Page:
Five Lessons About Organizational Culture From White-Water Rafting

5 lessons from white-water rafting

Tino MantellaBy Tino Mantella

TLG President & CEO

What does organizational culture have to do with rafting the class three and four rapids on the Ocoee? Plenty. Our exceptional staff enjoys selecting unique bonding experiences and white-water rafting on the Ocoee River was our most recent venture.

As we hit our Tennessee destination, we received comprehensive instructions from the Lead Guide. Our team was filled with excitement, exhilaration, and perhaps a bit of trepidation. The time we spent before hitting the water was not unlike the experiences I have seen when an employee takes on a new role or a new team comes together. Often, cultural norms and perceived expectations are established in the early days. Then, the days to come will prove the accuracy of the initial view. That’s why it’s essential for both employees and employers to be 100% candid about expectations.

After receiving our instructions, we entered our boat. The Guide tutored us on stroke mechanics and her role. The gist was, when she said to paddle forward that’s what we were to do and when she said to rest or paddle backward, that’s what we were to do. The other thing she coached us to do was to be in sync “with the paddler in front of you”. Seems simple enough, right? I would suggest it was just as simple as when a leader gives instructions to their team and then expects everyone to perform with the same synchronicity as an Olympic rowing crew. Unfortunately, in business and on the water, it doesn’t work that way. At the beginning of the ride, our team was a poster child for what could go wrong.


Hitting the Rapids

Initially, our cadence and outcomes were bumpy at best. People were not rowing together. Part of the challenge was not being able to hear the Guide’s instructions. Yet, like our work culture, we didn’t get frustrated with one another. We aimed to be supportive.

With practice and success, our confidence grew, and as it did, we were able to better enjoy the beautiful scenery as well as the rapids. “Bring it on” was our motto.

Effective communication was a key ingredient in our improved performance. Making our Guide aware that we couldn’t hear her was essential. After experimenting with repeating her orders, (which created chaos and confused the Guide) she became bolder in her communication, which helped us to get in sync. Next, like our office practice, we supported each other with the goal of being helpful rather than finding fault.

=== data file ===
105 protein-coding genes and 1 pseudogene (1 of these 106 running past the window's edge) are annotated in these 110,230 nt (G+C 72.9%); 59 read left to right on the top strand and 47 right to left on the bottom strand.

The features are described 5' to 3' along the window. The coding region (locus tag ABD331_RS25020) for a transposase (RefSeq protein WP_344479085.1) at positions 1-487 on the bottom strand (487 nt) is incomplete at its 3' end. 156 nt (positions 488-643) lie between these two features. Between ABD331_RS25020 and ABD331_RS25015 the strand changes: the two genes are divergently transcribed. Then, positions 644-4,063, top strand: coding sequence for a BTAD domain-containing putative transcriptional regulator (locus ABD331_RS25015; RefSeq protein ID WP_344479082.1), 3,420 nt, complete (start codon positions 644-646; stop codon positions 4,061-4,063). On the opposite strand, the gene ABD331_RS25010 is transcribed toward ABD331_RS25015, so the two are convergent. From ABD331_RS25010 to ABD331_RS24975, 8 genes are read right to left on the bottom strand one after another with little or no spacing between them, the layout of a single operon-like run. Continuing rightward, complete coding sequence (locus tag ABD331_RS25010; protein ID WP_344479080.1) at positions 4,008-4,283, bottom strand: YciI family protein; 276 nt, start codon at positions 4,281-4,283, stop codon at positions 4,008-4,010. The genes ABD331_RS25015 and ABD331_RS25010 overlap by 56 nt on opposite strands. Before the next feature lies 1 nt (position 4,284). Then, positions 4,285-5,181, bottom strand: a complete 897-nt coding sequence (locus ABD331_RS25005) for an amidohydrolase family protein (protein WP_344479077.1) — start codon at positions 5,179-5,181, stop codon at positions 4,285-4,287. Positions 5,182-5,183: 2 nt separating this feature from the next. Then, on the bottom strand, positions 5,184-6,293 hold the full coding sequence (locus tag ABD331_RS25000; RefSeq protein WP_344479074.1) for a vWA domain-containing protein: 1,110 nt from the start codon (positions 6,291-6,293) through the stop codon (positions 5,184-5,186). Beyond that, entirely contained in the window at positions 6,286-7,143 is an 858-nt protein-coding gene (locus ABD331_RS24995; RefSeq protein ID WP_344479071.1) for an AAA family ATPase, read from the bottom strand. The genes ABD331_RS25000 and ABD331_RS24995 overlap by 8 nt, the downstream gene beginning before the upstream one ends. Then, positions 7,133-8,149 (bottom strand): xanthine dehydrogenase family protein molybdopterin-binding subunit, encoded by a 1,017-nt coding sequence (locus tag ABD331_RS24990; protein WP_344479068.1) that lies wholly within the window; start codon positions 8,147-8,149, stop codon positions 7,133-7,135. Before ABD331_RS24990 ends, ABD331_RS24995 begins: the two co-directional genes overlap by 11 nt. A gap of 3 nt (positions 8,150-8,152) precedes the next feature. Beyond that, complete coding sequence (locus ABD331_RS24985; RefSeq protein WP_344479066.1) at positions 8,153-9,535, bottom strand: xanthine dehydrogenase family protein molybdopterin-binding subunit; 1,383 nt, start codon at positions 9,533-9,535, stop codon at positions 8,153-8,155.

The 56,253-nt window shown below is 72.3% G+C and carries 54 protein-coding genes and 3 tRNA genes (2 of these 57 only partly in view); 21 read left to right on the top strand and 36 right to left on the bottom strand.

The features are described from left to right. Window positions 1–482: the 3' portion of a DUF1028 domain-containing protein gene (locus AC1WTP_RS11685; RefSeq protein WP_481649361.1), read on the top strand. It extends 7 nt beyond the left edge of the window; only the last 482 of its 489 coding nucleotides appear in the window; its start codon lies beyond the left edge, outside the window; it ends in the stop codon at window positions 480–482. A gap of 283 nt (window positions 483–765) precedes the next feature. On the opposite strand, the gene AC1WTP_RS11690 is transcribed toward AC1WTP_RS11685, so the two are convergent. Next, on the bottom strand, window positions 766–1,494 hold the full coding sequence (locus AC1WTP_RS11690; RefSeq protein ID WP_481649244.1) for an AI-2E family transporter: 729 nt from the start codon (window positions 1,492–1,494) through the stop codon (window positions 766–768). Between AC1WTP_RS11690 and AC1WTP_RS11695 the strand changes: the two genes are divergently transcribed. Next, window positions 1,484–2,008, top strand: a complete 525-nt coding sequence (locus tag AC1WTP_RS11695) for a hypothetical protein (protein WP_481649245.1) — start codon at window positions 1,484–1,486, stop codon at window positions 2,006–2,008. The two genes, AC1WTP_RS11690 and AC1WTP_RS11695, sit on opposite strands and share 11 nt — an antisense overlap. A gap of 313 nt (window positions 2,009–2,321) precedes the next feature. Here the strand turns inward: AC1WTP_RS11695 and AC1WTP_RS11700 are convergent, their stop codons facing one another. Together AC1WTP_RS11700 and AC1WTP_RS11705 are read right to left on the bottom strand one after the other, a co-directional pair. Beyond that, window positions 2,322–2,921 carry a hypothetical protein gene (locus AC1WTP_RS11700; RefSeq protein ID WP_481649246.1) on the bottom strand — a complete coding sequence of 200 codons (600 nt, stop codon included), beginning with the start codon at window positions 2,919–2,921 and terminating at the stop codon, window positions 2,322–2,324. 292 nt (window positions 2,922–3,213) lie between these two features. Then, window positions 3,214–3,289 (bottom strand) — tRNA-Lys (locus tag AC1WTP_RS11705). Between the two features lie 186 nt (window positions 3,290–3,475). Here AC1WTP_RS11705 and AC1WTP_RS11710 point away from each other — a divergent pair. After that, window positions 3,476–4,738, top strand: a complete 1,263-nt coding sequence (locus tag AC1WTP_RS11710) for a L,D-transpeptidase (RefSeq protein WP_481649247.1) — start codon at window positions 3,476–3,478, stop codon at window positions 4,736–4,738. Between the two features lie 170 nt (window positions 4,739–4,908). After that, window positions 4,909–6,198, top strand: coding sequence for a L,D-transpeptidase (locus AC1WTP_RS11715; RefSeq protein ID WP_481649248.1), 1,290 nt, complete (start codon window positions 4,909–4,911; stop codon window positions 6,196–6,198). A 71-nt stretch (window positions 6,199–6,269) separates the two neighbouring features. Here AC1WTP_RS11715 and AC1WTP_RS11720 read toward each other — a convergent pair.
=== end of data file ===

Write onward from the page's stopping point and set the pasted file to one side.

Five Lessons on Organizational Culture

Today, research has shown that opportunities to learn and develop are high on the list of employee satisfaction. Several decades back, companies like IBM were known for their exceptional training programs. Perhaps the pace of change and economics have short-changed professional development opportunities. In light of the escalating number of calls we are receiving at Turknett Leadership Group for leadership development support like coaching, perhaps the pendulum is swinging back. In a tight employee market, providing professional development opportunities is not only the right thing to do, it’s the smart thing to do.

Here are five cultural takeaways from rafting the white water rapids:

1. Effective communication is key. 2. It’s natural to become frustrated with early miscues. That’s the most crucial time to show the most support. 3. Always be sure to clarify instructions at any point in the journey. 4. Everyone rowing in the same direction produces the best results. 5. Find time to enjoy the journey. A rafting trip, and life in general, are too short to miss the ride.




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